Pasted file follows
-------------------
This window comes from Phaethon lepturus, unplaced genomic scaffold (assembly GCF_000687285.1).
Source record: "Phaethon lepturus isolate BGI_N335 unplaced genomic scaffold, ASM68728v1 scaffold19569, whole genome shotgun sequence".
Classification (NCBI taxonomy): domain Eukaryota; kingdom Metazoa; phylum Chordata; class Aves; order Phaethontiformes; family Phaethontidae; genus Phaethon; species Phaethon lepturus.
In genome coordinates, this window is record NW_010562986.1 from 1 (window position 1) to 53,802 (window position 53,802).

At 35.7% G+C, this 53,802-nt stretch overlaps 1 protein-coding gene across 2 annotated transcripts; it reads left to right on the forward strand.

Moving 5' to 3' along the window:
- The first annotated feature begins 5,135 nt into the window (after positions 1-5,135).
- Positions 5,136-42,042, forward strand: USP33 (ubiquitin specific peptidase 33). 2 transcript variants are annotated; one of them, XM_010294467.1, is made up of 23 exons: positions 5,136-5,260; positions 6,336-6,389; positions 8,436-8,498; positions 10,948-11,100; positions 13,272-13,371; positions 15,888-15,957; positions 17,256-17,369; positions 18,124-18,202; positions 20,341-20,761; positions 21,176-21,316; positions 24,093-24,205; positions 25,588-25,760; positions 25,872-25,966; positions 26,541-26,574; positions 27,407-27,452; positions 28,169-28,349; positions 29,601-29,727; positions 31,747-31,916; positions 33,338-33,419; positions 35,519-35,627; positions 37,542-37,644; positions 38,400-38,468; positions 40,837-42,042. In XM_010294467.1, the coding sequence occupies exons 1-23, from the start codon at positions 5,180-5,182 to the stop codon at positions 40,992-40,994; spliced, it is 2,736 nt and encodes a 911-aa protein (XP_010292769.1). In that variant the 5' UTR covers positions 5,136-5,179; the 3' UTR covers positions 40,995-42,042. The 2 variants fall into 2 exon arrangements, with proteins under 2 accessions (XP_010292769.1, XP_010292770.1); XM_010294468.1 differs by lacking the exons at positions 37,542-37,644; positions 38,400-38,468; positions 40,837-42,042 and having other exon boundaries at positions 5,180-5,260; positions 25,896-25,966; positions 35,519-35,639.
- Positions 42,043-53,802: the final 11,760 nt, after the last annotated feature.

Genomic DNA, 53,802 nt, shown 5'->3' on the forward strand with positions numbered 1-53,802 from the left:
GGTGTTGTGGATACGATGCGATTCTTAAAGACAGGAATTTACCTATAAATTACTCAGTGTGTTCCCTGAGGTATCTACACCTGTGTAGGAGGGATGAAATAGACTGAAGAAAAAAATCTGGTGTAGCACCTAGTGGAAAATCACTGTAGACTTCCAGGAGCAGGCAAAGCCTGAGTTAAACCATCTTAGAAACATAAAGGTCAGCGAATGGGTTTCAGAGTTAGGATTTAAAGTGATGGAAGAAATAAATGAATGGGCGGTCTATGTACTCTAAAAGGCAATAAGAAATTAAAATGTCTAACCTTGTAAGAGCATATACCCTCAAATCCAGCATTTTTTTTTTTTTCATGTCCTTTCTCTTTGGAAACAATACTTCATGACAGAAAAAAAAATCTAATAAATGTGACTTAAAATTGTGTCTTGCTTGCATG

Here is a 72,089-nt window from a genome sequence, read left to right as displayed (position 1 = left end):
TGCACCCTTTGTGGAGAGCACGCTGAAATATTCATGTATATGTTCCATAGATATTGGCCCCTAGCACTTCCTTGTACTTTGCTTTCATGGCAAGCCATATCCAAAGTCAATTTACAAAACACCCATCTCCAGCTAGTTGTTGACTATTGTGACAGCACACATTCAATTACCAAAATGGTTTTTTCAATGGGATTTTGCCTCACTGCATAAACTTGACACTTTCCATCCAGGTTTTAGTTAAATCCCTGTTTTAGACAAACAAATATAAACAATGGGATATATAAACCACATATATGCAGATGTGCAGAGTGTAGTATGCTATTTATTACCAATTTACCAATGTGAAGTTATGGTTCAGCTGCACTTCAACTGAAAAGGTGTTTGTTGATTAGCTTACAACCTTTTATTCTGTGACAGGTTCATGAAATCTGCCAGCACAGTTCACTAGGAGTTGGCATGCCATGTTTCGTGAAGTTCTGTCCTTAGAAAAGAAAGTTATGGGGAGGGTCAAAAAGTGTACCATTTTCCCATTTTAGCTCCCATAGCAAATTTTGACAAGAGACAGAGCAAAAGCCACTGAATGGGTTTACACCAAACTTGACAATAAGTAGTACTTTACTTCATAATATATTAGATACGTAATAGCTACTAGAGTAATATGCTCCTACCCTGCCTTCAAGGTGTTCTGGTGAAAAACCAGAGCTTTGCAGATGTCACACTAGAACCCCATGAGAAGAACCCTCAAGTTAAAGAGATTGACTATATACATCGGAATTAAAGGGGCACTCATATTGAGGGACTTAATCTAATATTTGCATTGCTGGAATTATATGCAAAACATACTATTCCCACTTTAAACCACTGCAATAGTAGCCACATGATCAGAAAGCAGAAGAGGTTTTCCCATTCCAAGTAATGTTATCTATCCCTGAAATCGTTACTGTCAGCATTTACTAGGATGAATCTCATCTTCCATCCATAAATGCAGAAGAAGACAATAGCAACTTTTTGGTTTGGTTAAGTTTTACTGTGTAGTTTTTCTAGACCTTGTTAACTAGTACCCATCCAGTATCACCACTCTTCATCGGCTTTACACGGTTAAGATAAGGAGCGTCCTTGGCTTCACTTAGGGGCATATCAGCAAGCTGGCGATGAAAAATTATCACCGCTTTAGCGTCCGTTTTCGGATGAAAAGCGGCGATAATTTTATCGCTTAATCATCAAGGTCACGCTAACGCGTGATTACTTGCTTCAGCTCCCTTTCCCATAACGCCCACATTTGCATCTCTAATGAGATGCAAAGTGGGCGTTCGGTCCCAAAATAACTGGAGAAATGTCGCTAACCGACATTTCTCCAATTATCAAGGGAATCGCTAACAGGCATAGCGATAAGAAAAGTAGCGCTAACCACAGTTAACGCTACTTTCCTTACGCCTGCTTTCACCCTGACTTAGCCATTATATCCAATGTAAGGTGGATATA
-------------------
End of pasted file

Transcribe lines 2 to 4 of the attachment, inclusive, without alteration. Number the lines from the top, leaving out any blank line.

Source record: "Phaethon lepturus isolate BGI_N335 unplaced genomic scaffold, ASM68728v1 scaffold19569, whole genome shotgun sequence".
Classification (NCBI taxonomy): domain Eukaryota; kingdom Metazoa; phylum Chordata; class Aves; order Phaethontiformes; family Phaethontidae; genus Phaethon; species Phaethon lepturus.
In genome coordinates, this window is record NW_010562986.1 from 1 (window position 1) to 53,802 (window position 53,802).